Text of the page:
In addition, although the law gives enterprises the right to autonomous management and to stipulate the assessment criteria for "incompetent for the position" according to their own needs, the practice is different. In judicial practice, the judge determines whether the employee is incompetent, and will objectively assess the scoring standards or performance goals of the performance evaluation system, comprehensively measure the employee's fitness with the position, and focus on reviewing the objective factor. Therefore, enterprises should pay attention to the rationality when formulating the evaluation standard of "incompetent for the position".

3. Designing a legal and effective system
The original intention of the forced ranking is to encourage employees to always maintain a sense of crisis that motivates them indefinitely, to create an elite team and to improve the competitiveness of the enterprise. The "vitality curve" proposed by the former CEO of General Electric, Jack Welch, has a 10% elimination rate and brings the incentive of forced ranking to the extreme. The key to an effective performance management incentive system lies in its legal design:

3.1 Evaluation mechanisms
Efficient evaluation mechanism of employee performance and ability assessment must be based on the improvement of employees' work ability, corporate culture training and career development, so as to improve employees' work enthusiasm. The assessment should set scientific and quantifiable evaluation indicators, improve the operability, objectivity and accuracy of the evaluation, and ensure the fairness and justice of the evaluation system. The purpose of evaluation is nothing more than rewarding employees who have contributed and punishing employees who performed poorly. Therefore, all appraisal must ultimately serve performance bonuses and motivate employees with the increase or decrease of performance bonuses. In addition, to complete the final performance bonus design, companies must first investigate the requirements of employees, analyze the work intensity, conditions, and environment of different positions.[4]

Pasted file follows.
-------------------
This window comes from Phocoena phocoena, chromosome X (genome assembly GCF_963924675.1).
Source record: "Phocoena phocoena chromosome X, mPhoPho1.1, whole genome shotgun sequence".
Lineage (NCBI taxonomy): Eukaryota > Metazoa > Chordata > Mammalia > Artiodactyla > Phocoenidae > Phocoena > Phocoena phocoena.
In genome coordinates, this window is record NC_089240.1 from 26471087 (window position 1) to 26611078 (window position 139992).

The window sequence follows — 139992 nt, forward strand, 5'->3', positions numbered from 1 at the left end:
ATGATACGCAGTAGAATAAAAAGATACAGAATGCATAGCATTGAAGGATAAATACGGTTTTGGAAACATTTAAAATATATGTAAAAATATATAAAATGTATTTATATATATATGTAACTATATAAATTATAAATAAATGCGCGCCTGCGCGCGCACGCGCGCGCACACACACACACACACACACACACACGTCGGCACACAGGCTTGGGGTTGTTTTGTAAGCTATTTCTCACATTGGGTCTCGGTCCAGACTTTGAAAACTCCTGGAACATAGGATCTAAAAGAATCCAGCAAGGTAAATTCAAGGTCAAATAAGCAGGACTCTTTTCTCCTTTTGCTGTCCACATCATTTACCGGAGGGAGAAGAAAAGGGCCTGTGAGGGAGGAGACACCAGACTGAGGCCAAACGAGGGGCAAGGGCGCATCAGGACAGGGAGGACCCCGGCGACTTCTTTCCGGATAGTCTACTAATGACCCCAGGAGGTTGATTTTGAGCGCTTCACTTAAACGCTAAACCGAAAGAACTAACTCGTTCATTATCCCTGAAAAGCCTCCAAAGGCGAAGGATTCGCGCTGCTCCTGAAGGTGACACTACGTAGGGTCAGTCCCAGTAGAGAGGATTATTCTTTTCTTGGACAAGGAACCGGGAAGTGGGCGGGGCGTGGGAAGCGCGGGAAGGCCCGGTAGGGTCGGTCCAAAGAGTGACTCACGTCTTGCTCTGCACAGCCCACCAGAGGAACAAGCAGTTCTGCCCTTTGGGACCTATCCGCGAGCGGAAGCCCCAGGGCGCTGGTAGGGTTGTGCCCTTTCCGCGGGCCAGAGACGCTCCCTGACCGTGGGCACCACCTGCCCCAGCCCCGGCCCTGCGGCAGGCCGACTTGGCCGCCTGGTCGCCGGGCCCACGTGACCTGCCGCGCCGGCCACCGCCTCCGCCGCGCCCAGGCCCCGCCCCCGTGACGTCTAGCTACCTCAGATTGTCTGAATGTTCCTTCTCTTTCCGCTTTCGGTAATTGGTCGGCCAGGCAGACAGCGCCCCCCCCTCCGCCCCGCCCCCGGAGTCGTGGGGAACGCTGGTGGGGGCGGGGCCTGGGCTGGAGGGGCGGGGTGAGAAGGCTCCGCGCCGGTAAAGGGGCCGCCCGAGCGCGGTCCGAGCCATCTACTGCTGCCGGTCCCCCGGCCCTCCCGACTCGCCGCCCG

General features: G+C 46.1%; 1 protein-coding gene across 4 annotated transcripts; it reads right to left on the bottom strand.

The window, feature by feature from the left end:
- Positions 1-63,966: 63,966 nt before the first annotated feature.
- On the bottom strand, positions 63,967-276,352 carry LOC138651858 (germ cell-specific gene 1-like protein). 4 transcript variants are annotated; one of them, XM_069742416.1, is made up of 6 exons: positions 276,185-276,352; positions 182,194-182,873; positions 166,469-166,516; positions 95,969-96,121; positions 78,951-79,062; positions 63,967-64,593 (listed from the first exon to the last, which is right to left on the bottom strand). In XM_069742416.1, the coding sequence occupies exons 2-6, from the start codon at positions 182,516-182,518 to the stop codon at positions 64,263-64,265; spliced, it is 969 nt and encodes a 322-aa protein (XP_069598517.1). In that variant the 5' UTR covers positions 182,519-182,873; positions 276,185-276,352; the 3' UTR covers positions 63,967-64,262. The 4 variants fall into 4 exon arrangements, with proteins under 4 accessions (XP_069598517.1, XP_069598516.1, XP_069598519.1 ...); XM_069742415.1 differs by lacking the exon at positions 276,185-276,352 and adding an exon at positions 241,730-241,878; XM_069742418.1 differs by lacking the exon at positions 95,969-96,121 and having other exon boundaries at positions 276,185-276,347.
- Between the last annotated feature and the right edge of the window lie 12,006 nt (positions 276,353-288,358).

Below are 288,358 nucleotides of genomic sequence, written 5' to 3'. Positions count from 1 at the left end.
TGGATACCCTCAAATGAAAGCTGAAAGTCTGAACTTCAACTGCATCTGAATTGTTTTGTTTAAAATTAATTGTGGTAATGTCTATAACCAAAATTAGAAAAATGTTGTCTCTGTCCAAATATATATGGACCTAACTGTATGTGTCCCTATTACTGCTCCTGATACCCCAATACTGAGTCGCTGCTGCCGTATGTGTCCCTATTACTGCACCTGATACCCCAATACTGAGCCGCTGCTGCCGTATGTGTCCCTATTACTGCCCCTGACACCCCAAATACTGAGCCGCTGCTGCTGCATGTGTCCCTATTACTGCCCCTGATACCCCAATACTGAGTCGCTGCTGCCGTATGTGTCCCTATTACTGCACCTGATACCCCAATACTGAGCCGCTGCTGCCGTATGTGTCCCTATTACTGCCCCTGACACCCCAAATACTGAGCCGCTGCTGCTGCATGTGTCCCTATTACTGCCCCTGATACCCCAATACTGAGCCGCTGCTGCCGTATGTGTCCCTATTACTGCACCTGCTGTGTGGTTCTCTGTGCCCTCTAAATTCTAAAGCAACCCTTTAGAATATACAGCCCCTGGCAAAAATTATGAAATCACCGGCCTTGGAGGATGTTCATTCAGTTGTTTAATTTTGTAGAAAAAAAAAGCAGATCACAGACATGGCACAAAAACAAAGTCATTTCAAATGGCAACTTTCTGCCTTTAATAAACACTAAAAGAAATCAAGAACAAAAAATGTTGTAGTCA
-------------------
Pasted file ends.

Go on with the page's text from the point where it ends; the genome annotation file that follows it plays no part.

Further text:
3.2 Use forced ranking cautiously
As a negative performance management incentive system, the forced ranking is not applicable to all industries and positions. If the enterprise is facing redundancy and low work efficiency, it may consider adopting forced ranking as an incentive, and follow legal procedures:

3.2.1 Internal elimination
The forced ranking system itself is a double-edged sword. If there is no objective, fair and scientific performance management evaluation system, implementing the forced ranking will only create an atmosphere where employees follow the “law of the jungle", the survival of the fittest; this creates anxiety and restlessness, destabilizing labor relations. Never stipulate that the company have the right to unilaterally terminate labor contracts, for the employees in the bottom tier. It is recommended that companies can use a variety of "internal elimination" methods in the system to create incentives. For example, the assessment system provides that, for employees in the bottom tier, the company has the right to impose training, adjust position and other detailed operations. However, it should be noted here that, when changing an employee’s position, the enterprise must still consider whether the new position matches the employee's skills.